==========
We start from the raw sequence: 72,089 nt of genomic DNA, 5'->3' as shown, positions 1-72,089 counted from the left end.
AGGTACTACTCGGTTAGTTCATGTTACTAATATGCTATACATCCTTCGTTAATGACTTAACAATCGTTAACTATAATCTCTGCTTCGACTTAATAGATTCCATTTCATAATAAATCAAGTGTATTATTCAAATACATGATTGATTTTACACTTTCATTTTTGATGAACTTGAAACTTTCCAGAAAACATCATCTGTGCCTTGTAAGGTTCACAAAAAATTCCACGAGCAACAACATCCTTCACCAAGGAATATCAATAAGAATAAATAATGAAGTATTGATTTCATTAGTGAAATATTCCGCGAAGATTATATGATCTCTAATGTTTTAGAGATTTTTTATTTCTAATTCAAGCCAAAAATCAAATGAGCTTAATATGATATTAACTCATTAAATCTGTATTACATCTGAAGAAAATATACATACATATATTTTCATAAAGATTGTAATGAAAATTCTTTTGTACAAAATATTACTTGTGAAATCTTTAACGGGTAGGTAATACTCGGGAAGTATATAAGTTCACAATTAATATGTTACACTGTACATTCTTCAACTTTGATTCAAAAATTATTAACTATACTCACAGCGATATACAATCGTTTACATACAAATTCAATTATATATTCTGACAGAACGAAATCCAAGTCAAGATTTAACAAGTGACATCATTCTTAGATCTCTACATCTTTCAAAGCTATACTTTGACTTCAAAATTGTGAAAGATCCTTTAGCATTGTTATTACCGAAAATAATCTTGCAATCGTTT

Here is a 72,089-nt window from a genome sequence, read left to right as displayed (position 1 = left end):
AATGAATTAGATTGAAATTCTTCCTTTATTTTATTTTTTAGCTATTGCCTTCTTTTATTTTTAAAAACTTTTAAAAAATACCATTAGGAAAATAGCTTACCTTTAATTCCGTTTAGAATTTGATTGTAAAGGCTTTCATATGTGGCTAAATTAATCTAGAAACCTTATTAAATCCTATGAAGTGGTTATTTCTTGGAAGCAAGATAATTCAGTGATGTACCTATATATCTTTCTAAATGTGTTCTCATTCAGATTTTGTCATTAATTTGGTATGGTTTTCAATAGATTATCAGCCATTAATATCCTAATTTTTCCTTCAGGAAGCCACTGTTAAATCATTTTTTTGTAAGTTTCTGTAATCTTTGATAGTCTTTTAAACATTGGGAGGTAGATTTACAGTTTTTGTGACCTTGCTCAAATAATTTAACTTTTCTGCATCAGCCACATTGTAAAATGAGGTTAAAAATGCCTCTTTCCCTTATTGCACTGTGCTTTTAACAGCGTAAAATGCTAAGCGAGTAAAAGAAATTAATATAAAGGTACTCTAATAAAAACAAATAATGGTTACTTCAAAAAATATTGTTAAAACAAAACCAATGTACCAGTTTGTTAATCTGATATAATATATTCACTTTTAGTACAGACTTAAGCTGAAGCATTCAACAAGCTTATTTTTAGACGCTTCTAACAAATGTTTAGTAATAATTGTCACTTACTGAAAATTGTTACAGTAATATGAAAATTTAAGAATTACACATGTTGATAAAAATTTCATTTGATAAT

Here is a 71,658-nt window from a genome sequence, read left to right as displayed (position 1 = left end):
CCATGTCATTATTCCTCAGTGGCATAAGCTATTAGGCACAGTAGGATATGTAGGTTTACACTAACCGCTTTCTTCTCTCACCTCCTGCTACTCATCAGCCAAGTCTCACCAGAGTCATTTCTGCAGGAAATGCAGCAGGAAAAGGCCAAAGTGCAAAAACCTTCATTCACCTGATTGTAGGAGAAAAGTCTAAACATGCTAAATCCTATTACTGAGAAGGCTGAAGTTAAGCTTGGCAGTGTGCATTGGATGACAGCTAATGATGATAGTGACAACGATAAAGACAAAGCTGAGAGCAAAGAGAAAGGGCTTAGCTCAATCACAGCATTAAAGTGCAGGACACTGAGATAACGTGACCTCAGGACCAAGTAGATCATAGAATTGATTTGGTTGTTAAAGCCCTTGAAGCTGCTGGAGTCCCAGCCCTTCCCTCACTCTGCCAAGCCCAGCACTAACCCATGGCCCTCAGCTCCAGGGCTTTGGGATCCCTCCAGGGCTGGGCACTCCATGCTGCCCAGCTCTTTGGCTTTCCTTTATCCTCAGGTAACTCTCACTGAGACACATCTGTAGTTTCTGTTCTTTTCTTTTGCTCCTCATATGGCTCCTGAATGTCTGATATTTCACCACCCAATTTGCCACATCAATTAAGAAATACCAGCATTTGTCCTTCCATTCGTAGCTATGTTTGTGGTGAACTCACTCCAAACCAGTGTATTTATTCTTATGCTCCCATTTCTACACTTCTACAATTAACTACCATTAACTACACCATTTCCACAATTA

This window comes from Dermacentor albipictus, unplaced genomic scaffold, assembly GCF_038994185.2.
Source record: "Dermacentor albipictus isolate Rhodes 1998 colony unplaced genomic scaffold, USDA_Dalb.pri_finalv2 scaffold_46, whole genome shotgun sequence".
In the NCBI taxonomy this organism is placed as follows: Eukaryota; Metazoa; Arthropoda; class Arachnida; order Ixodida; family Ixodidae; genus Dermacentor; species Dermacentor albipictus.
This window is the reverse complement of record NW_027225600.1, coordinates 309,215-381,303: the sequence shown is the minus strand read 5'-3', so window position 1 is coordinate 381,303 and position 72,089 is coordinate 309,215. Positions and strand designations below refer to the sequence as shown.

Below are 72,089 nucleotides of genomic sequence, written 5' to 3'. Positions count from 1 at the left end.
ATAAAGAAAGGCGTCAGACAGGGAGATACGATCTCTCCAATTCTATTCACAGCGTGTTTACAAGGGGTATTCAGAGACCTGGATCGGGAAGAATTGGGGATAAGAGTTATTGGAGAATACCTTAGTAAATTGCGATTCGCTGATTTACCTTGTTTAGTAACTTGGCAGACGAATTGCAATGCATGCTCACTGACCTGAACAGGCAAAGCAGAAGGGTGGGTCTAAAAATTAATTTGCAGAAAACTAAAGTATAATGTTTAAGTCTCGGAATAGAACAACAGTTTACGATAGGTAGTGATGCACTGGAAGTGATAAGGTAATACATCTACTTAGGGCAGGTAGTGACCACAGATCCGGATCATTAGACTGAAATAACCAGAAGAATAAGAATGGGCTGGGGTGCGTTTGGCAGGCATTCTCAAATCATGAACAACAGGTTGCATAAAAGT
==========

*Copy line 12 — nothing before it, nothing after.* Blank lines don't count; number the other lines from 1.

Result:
ATAAAGAAAGGCGTCAGACAGGGAGATACGATCTCTCCAATTCTATTCACAGCGTGTTTACAAGGGGTATTCAGAGACCTGGATCGGGAAGAATTGGGGATAAGAGTTATTGGAGAATACCTTAGTAAATTGCGATTCGCTGATTTACCTTGTTTAGTAACTTGGCAGACGAATTGCAATGCATGCTCACTGACCTGAACAGGCAAAGCAGAAGGGTGGGTCTAAAAATTAATTTGCAGAAAACTAAAGTATAATGTTTAAGTCTCGGAATAGAACAACAGTTTACGATAGGTAGTGATGCACTGGAAGTGATAAGGTAATACATCTACTTAGGGCAGGTAGTGACCACAGATCCGGATCATTAGACTGAAATAACCAGAAGAATAAGAATGGGCTGGGGTGCGTTTGGCAGGCATTCTCAAATCATGAACAACAGGTTGCATAAAAGT